I don’t feel great for the team at Tui airlines this morning. They tried to do a good thing, which was to give stickers to kids. More specifically, gender neutral stickers that said either ‘future cabin crew’ or ‘future pilot’.
Simple, right? Great meeting. Let’s do it. Signed off. Sent to print.
Unfortunately, when the stickers were handed out, all the ‘future cabin crew’ stickers ended up on the girls. And all the ‘future pilot’ stickers ended up on the boys. That could be because kids and parents chose to assign gendered roles. But the implication is that it was the airline’s own staff who decided that a seven-year old girl was already unequipped to take the controls.
That’s a real problem. Obviously it’s a negative PR story this week, which won’t help Tui’s reputation. But it will blow over.
But it’s not about the stickers. It’s about what the whole episode says. Gender is already a real problem for the airline industry. After all, easyjet and Ryanair both reported some of the worst gender pay gaps in business this year, driven by the fact that nearly all their pilots are men (often earning over £90,000), while a majority of cabin crew (earning under £25,000) are women. That’s a problem that only training and recruiting more female pilots can fix – starting with inspiring that seven-year old girl.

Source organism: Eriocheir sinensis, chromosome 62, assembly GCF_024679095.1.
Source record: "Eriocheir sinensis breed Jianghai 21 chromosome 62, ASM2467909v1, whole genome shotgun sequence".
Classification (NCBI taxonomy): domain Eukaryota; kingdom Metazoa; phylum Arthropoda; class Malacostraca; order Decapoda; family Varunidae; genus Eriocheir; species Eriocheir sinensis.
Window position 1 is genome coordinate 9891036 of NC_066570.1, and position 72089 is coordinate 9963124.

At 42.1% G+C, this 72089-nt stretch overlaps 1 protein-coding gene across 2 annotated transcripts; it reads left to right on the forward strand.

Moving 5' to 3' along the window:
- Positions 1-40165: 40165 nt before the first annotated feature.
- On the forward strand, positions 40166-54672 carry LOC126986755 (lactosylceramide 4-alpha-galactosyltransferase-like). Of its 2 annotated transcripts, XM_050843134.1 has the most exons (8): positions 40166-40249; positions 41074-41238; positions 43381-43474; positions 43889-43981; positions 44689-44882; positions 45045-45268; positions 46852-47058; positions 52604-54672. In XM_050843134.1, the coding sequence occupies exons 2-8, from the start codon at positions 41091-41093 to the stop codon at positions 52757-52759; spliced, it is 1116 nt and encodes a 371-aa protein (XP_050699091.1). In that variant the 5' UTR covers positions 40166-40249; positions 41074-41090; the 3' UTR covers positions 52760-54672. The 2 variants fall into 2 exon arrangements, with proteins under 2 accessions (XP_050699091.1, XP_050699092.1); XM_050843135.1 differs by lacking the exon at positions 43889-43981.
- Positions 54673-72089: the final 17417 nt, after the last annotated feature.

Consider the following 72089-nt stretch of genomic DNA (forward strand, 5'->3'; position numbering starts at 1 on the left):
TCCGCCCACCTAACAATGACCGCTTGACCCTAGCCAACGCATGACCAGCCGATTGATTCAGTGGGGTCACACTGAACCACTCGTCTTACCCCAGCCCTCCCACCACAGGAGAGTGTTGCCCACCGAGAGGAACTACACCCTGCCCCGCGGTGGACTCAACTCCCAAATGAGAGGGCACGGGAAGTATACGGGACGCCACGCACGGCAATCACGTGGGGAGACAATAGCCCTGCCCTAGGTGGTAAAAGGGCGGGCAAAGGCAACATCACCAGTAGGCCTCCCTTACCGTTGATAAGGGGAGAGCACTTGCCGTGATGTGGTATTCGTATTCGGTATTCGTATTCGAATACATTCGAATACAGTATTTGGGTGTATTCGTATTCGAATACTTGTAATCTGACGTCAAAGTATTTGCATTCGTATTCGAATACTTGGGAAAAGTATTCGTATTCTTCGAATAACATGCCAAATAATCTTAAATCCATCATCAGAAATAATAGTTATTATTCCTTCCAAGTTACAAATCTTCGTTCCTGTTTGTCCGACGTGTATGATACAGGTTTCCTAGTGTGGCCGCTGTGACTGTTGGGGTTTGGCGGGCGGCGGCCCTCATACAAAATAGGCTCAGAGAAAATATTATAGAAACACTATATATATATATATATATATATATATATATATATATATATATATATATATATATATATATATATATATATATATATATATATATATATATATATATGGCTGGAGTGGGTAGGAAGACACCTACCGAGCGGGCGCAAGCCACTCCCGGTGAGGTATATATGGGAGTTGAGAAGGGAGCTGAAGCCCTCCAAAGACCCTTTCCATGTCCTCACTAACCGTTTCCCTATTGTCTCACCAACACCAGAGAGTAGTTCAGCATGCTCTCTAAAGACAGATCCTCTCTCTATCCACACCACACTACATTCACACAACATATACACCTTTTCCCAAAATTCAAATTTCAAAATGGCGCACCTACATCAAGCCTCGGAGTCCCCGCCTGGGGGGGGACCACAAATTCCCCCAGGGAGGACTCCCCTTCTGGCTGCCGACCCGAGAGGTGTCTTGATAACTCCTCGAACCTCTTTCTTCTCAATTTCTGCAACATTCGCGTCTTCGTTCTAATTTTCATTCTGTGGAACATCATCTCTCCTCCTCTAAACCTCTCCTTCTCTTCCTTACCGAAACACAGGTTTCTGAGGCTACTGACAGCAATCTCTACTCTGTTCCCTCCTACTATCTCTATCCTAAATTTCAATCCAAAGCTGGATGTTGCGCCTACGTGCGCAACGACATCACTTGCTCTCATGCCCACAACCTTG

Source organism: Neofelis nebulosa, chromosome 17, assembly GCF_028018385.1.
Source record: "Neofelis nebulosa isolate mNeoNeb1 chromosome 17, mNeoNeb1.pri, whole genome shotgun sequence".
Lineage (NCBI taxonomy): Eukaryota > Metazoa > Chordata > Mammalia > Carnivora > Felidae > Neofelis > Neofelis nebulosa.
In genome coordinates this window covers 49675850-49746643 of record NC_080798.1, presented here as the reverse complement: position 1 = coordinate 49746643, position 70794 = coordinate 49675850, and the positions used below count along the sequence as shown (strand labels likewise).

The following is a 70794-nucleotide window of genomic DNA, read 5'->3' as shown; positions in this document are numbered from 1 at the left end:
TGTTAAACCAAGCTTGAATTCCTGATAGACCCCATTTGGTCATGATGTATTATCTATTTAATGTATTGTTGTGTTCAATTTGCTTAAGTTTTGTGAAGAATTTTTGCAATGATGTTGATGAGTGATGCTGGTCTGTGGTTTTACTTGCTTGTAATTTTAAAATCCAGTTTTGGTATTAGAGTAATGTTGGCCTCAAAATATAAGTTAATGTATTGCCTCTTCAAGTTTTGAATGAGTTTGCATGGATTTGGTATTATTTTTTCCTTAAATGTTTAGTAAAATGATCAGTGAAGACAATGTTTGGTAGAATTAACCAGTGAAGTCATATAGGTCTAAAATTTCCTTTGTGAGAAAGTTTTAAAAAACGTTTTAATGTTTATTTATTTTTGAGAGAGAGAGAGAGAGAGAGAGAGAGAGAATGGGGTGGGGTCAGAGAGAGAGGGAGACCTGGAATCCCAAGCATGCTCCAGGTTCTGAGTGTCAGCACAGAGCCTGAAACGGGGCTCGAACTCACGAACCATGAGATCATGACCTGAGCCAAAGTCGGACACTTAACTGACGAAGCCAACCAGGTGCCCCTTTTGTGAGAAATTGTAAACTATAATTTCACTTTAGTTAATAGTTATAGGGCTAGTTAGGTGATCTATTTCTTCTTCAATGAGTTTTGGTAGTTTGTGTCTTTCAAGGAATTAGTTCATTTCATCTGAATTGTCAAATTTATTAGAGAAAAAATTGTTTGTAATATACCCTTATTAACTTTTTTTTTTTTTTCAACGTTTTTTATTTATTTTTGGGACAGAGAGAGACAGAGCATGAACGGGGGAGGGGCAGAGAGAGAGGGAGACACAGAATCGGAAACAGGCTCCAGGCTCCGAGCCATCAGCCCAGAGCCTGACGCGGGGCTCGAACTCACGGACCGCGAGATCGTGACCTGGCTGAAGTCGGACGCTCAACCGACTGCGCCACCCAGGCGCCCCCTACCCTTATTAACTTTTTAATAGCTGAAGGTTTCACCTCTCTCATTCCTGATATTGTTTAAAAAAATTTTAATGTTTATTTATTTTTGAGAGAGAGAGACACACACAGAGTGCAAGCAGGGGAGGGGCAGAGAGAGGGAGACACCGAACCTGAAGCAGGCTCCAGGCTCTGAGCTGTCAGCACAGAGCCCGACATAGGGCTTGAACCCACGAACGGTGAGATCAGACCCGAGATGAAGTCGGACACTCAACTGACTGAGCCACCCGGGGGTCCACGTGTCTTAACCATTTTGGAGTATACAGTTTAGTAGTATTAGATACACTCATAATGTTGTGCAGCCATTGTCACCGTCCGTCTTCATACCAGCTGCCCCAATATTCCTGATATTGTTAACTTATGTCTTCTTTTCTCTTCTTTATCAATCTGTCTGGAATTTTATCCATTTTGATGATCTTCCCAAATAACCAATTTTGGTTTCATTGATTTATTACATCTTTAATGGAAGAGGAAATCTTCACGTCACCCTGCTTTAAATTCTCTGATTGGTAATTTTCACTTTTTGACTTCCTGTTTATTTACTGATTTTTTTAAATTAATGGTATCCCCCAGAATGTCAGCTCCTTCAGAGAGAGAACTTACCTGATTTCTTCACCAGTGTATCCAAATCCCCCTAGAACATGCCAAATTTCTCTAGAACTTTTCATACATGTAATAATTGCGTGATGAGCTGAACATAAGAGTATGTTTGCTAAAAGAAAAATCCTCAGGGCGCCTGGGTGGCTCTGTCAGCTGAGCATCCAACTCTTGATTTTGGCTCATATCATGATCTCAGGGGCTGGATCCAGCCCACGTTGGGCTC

Recruiting female pilots isn’t just better for equality, it may well be better for safety culture too. There are numerous reports of crashes caused by entitled pilots refusing to listen to subordinates. And plenty of research that shows that women, while still a tiny minority of pilots, may be better at it.
So, these stickers matter. Getting a better gender balance in the airline industry matters.
And that’s something that Tui should have briefed its staff on.
Because while social purpose and sustainability (yes, gender equality is a sustainability issue) are often discussed in the boardroom or in CSR departments, it’s the staff who make them real.
Staff shouldn’t just be told to hand out stickers. They should be properly briefed on why they matter.
Better still, they should play active role in deciding what matters in the first place – which happens when purpose is embedded into the corporate culture, not owned and handed down by a siloed and under-resourced team at head office.
That’s the shift that needs to happen so that a simple set of stickers doesn’t become a PR disaster for a brand trying to do good.
Reuben Turner is creative partner at The Good Agency. He tweets at @reubenturner